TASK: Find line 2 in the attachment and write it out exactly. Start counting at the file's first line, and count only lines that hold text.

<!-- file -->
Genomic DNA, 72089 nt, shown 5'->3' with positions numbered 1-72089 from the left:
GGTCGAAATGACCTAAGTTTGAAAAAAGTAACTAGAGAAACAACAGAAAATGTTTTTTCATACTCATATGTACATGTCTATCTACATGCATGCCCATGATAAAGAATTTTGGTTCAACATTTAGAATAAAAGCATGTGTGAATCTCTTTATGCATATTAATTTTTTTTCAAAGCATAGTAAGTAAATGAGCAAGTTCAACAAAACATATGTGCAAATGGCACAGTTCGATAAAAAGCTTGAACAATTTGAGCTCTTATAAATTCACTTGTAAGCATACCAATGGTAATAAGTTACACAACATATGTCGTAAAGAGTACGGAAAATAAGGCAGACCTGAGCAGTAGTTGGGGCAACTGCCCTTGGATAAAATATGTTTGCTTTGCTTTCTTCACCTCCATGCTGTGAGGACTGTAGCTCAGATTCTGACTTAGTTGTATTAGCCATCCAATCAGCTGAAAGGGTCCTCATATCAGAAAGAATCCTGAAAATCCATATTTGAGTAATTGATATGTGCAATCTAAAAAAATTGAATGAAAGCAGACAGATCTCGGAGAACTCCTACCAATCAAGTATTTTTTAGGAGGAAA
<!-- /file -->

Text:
GGTCGAAATGACCTAAGTTTGAAAAAAGTAACTAGAGAAACAACAGAAAATGTTTTTTCATACTCATATGTACATGTCTATCTACATGCATGCCCATGATAAAGAATTTTGGTTCAACATTTAGAATAAAAGCATGTGTGAATCTCTTTATGCATATTAATTTTTTTTCAAAGCATAGTAAGTAAATGAGCAAGTTCAACAAAACATATGTGCAAATGGCACAGTTCGATAAAAAGCTTGAACAATTTGAGCTCTTATAAATTCACTTGTAAGCATACCAATGGTAATAAGTTACACAACATATGTCGTAAAGAGTACGGAAAATAAGGCAGACCTGAGCAGTAGTTGGGGCAACTGCCCTTGGATAAAATATGTTTGCTTTGCTTTCTTCACCTCCATGCTGTGAGGACTGTAGCTCAGATTCTGACTTAGTTGTATTAGCCATCCAATCAGCTGAAAGGGTCCTCATATCAGAAAGAATCCTGAAAATCCATATTTGAGTAATTGATATGTGCAATCTAAAAAAATTGAATGAAAGCAGACAGATCTCGGAGAACTCCTACCAATCAAGTATTTTTTAGGAGGAAA